Sean Kist of the Post-Standard reports that there are many quiet reasons to be happy about a new Dunkin’ Donuts at North Salina and Division streets in Syracuse. The place is a reminder of why urban design matters, and it demonstrates what can happen when you bring together concerned merchants and a developer who listens.
Most important, it serves as a kind of memorial to Richard Wiese Jr., a relentless and tenacious neighborhood advocate.
“Oh, yeah,” said his widow, Betty Wiese, owner of the Lewis Uniform Co. on the North Side. “He always enjoyed a good fight.”
Rich Wiese, who at 63 died unexpectedly in January, was chairman of the Greater North Salina Street Business Association. For years, the members looked with longing at the empty lot at North Salina and Division. They’ve always believed North Salina has a business district of unusual historical integrity, and with the right energy — and the right investment — it could be a vibrant hub.
So the association grew worried when it learned the Wolak Group — a Maine company that’s built about 80 Dunkin’ Donuts restaurants — intended to put one up on the corner. “We’d been hoping for a three-story building there, with underground parking,” Betty said. The immediate fear was that a traditional “big box” fast food joint would diminish the overall flavor of the street.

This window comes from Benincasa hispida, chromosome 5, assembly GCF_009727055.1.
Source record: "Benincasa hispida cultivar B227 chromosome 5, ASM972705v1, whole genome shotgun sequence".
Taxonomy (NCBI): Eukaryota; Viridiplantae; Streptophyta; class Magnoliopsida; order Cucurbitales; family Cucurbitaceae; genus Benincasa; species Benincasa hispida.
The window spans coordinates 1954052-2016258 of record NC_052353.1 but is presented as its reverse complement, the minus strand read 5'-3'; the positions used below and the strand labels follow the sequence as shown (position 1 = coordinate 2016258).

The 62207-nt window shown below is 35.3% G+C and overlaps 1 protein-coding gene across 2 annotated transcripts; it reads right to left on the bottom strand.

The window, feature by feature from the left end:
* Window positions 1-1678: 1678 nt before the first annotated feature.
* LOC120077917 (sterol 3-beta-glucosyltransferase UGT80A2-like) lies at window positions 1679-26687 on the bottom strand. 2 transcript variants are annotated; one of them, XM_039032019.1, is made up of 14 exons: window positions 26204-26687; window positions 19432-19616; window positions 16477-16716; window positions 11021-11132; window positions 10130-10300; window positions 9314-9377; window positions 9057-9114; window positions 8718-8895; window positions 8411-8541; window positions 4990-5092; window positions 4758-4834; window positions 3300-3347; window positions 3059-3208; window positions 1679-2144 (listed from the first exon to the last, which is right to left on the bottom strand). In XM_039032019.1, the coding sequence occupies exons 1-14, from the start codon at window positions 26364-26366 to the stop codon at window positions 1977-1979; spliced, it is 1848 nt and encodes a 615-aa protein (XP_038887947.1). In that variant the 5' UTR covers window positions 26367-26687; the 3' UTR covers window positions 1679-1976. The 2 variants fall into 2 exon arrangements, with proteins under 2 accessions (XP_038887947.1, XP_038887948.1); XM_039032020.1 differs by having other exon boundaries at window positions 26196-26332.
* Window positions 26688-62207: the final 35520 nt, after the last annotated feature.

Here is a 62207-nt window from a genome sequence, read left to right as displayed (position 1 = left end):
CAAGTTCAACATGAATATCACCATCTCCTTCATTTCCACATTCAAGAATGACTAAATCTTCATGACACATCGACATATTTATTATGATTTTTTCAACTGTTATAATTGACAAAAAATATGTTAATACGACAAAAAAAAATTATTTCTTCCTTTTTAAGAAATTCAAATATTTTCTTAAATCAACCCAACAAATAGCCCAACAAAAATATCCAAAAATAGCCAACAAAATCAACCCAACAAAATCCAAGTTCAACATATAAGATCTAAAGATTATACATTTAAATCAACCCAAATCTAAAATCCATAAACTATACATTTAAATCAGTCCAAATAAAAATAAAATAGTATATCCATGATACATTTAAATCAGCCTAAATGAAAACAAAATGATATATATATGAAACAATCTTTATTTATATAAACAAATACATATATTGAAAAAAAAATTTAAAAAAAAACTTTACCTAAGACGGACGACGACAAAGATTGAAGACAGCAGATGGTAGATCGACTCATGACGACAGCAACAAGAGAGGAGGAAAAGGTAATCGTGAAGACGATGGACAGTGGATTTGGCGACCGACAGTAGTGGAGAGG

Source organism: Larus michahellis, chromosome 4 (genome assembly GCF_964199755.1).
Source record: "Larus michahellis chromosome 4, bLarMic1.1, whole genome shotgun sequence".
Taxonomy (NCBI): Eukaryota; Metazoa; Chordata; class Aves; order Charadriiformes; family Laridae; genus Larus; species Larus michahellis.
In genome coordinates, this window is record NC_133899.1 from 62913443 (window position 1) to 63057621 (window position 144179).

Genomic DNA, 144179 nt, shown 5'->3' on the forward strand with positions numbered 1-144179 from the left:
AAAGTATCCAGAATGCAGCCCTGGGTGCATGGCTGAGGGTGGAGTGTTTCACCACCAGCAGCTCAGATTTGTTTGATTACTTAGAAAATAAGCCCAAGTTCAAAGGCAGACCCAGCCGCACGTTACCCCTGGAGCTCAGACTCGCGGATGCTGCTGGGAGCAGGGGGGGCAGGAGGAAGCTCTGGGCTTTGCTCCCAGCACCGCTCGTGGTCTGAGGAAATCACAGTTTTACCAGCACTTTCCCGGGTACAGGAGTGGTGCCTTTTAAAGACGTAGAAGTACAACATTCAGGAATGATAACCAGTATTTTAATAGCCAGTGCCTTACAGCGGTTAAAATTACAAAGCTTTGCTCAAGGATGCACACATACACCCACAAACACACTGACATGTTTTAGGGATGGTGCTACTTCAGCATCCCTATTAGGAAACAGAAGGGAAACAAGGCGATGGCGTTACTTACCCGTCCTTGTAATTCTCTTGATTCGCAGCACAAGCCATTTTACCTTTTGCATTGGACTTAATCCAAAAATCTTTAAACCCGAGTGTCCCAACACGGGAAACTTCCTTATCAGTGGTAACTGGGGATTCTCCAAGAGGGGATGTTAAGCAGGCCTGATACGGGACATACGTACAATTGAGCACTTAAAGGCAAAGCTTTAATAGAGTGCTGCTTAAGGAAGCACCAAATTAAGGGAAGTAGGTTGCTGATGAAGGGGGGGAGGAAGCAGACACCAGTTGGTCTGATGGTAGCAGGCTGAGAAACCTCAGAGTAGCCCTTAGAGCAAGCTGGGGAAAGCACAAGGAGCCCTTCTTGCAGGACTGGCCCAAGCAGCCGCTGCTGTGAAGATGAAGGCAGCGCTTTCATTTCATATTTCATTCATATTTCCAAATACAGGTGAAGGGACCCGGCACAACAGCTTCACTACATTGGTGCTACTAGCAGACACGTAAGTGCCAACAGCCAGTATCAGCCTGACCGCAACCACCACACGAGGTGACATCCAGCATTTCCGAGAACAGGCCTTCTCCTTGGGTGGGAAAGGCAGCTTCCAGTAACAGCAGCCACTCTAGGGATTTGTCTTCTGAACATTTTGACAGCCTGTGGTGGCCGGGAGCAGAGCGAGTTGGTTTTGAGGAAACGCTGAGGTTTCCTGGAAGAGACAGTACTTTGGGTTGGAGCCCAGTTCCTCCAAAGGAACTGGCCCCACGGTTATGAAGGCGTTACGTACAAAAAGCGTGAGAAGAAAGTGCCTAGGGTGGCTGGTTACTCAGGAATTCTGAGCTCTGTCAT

Yet the developer rejected a confrontational approach. Ben Walsh, deputy commissioner for business development in Syracuse, and Dominic Robinson, director of the Northside Urban Partnership, said the Wolak Group and its architect, Bob Abbott, offered a design that quickly addressed many concerns. The building, for instance, would be flush with the sidewalk — in the fashion of other old North Salina storefronts.
“We wanted it to have the look of a Dunkin’ Donuts, but we also wanted to fit into the area,” said Tom Santurri, Wolak’s vice president of operations and franchisees. Still, there were two sticking points when the idea went before the city Planning Commission. Neighbors called for residential units on the top floor, and they were concerned about a proposal to create a North Salina exit for a drive-thru window.
Read more at: Post-Standard